If you google Honeymoon Disease, you end up with a significant amount of information about sexually transmitted diseases… But that is not why we are here.
The first impression I get of Honeymoon Disease from the press release photo is that they have been transported directly from living in the seventies, girls with glorious long hair and guys with bad moustaches. The only tell-tale sign that it is 2017 and not 1977 are the piercings and tattoos on the girls. All band members are dressed in yellow and blue and when I find out they hail from Gothenburg, Sweden I understand the colour choices.
Formed in Gothenberg in 2014, the band was quickly recognised for their intense and high energy stage performances which led to the release of their first single Fast Love. The band commenced to collaborate with Swedish producer Ola Ersfjord (Imperial State Electric, Primordial, Tribulation, Dead Lord) later in 2014 and that resulted in the signing to Napalm Records in early 2015.
Their first album, The Transcendance, was released in November 2015 which was described as strongly forged in 70’s retro sound with a modern toughness. In early 2017 the band signed with The Sign Records, and released Electric Eel in May of 2017.
Part Human, Mostly Beast, is set for release on October 27, 2017. The album was recorded at Ganymeden Studio in Linköping, Sweden with producer Ola Ersfjord at the helm again. It is a 12 track, 70’s rock sounding record coming in at about 45 minutes and change, though only 3 of the tracks exceed 4 minutes.
Right from the kick off track Doing It Again I feel I have been transported back into the decade that I was born. The riffs sound very muddy in their distortion and that evokes memories of the seventies fuzzy sound. The performance is complete with some little licks thrown in for good measure. The solos and chord progression are just based in that simpler time and the girls in the band, Jenna (vocals, guitars) and Acid (guitar) play them well. The solos are solid throughout the album, once again with that fuzzy feel to them so reminiscent of that era.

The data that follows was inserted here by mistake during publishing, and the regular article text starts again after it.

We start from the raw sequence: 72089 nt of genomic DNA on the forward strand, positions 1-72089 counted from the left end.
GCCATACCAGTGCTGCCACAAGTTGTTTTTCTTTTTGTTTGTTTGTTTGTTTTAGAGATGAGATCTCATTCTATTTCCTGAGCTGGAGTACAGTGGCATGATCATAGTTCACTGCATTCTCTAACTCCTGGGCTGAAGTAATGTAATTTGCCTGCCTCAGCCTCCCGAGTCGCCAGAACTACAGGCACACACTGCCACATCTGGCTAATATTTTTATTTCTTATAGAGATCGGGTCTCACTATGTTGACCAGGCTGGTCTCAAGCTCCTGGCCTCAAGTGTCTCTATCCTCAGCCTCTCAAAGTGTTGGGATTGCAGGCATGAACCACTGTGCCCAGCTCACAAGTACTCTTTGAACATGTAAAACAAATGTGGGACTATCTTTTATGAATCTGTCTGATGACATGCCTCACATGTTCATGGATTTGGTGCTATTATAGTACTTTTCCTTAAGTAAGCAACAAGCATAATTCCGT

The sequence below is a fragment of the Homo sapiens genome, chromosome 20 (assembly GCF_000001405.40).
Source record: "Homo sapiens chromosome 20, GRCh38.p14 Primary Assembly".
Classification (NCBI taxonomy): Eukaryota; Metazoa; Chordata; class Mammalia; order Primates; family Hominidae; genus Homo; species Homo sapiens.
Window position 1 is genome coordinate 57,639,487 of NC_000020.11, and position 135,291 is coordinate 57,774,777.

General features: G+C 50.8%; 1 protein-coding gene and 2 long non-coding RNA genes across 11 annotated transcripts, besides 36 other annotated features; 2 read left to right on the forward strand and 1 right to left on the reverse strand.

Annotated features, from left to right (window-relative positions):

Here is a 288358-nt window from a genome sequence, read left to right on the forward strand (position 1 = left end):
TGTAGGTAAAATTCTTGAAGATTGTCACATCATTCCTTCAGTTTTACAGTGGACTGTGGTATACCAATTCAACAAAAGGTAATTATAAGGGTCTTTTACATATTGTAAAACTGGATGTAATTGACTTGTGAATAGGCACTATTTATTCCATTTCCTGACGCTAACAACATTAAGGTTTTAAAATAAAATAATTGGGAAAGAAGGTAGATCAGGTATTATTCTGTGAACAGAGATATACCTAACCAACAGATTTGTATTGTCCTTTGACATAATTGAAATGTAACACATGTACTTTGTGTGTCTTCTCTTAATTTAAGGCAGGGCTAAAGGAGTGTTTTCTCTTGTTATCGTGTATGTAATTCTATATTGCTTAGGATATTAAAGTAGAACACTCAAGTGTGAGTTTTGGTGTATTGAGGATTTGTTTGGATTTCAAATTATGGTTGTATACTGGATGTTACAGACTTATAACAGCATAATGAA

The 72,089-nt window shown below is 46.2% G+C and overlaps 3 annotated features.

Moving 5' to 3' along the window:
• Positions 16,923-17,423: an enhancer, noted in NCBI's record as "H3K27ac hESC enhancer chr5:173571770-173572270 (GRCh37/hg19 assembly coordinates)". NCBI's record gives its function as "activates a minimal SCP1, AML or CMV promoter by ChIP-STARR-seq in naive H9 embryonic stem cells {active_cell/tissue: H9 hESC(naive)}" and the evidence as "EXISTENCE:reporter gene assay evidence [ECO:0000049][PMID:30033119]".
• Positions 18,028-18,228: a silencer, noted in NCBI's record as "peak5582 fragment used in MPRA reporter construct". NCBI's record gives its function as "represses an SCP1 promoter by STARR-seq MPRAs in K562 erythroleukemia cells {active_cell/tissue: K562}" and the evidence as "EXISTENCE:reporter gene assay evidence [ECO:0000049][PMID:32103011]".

The singing of Jenna is solid for the most part, but I find her singing limited in range and power compared with the picture I have in my mind of a band with this sound. In some songs her vocals sound strained as she tries to reach the highs the song has demanded. The rhythm section of Nick (bass) and Jimi (drums) keep up a lively tempo in most of the songs and are tight.
Lyrically the songs deal with drugs, love, breakups and cars. There are a number of influences showing in the songs as the band and producer Ola, found mutual interest in old soul records during production. This is quite obvious in the song Fly Bird, Fly High. It kicks off with a variation of the Chuck Berry, Johnny Be Good riff, which is completely contrast to the lyrics in this song. “Got to call my dealer on the telephone.”
For me though the album isn’t all to my taste, and I find myself drifting in and out. The seventies sound works for a few songs but after that becomes pastiche. The best tracks on the album for me are:
Doin It Again, Rymdvals, It’s Alright Coal Burnin’ and Electric Eel.
- Doin’ It Again
- Only Thing Alive
- Tail Twister
- Needle In Your Eye
- Fly Bird, Fly High
- Calling You
- Four Stroke Woman
- Night By Night
- It’s Alright
- Coal Burnin’
- Electric Eel
Part Human, Mostly Beast, is set for release on October 27, 2017 through The Sign Records.